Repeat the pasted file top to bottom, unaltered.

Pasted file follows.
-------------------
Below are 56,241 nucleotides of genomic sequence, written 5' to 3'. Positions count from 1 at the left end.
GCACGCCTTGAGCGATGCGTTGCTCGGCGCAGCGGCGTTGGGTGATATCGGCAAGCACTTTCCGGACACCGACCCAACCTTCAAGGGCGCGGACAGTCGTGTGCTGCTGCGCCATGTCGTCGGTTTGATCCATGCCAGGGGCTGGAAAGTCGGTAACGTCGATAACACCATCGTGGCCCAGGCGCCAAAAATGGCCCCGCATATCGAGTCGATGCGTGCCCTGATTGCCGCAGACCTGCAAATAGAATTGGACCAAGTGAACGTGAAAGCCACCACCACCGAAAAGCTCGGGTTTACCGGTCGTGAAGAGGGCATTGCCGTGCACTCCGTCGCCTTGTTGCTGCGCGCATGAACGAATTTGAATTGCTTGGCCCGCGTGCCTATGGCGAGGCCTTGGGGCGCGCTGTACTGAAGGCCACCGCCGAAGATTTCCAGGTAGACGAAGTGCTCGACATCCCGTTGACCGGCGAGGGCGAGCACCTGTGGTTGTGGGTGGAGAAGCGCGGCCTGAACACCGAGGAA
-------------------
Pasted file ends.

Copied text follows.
Below are 56,241 nucleotides of genomic sequence, written 5' to 3'. Positions count from 1 at the left end.
GCACGCCTTGAGCGATGCGTTGCTCGGCGCAGCGGCGTTGGGTGATATCGGCAAGCACTTTCCGGACACCGACCCAACCTTCAAGGGCGCGGACAGTCGTGTGCTGCTGCGCCATGTCGTCGGTTTGATCCATGCCAGGGGCTGGAAAGTCGGTAACGTCGATAACACCATCGTGGCCCAGGCGCCAAAAATGGCCCCGCATATCGAGTCGATGCGTGCCCTGATTGCCGCAGACCTGCAAATAGAATTGGACCAAGTGAACGTGAAAGCCACCACCACCGAAAAGCTCGGGTTTACCGGTCGTGAAGAGGGCATTGCCGTGCACTCCGTCGCCTTGTTGCTGCGCGCATGAACGAATTTGAATTGCTTGGCCCGCGTGCCTATGGCGAGGCCTTGGGGCGCGCTGTACTGAAGGCCACCGCCGAAGATTTCCAGGTAGACGAAGTGCTCGACATCCCGTTGACCGGCGAGGGCGAGCACCTGTGGTTGTGGGTGGAGAAGCGCGGCCTGAACACCGAGGAA